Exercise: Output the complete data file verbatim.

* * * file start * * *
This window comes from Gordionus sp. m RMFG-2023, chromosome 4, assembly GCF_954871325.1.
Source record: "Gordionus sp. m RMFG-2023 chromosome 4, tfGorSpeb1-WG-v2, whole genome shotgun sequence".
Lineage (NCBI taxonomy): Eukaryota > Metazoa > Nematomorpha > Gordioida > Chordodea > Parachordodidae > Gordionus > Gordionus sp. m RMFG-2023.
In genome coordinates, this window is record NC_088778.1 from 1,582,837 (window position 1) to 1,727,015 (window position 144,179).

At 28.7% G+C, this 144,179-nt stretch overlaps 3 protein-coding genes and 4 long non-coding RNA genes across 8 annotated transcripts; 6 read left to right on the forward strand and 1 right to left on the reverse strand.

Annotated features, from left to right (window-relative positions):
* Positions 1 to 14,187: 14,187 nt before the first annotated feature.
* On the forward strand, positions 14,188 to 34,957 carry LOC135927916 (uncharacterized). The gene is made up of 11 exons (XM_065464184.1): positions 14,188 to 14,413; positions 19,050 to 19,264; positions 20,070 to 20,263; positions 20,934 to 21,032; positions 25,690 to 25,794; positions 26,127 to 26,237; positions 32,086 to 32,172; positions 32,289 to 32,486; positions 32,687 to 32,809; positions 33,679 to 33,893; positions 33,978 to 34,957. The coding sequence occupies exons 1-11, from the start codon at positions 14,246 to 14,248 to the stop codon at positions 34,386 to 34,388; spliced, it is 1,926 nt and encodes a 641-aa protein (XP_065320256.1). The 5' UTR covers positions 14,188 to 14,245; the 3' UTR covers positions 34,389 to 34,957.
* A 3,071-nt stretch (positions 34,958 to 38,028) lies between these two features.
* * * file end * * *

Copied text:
This window comes from Gordionus sp. m RMFG-2023, chromosome 4, assembly GCF_954871325.1.
Source record: "Gordionus sp. m RMFG-2023 chromosome 4, tfGorSpeb1-WG-v2, whole genome shotgun sequence".
Lineage (NCBI taxonomy): Eukaryota > Metazoa > Nematomorpha > Gordioida > Chordodea > Parachordodidae > Gordionus > Gordionus sp. m RMFG-2023.
In genome coordinates, this window is record NC_088778.1 from 1,582,837 (window position 1) to 1,727,015 (window position 144,179).

At 28.7% G+C, this 144,179-nt stretch overlaps 3 protein-coding genes and 4 long non-coding RNA genes across 8 annotated transcripts; 6 read left to right on the forward strand and 1 right to left on the reverse strand.

Annotated features, from left to right (window-relative positions):
* Positions 1 to 14,187: 14,187 nt before the first annotated feature.
* On the forward strand, positions 14,188 to 34,957 carry LOC135927916 (uncharacterized). The gene is made up of 11 exons (XM_065464184.1): positions 14,188 to 14,413; positions 19,050 to 19,264; positions 20,070 to 20,263; positions 20,934 to 21,032; positions 25,690 to 25,794; positions 26,127 to 26,237; positions 32,086 to 32,172; positions 32,289 to 32,486; positions 32,687 to 32,809; positions 33,679 to 33,893; positions 33,978 to 34,957. The coding sequence occupies exons 1-11, from the start codon at positions 14,246 to 14,248 to the stop codon at positions 34,386 to 34,388; spliced, it is 1,926 nt and encodes a 641-aa protein (XP_065320256.1). The 5' UTR covers positions 14,188 to 14,245; the 3' UTR covers positions 34,389 to 34,957.
* A 3,071-nt stretch (positions 34,958 to 38,028) lies between these two features.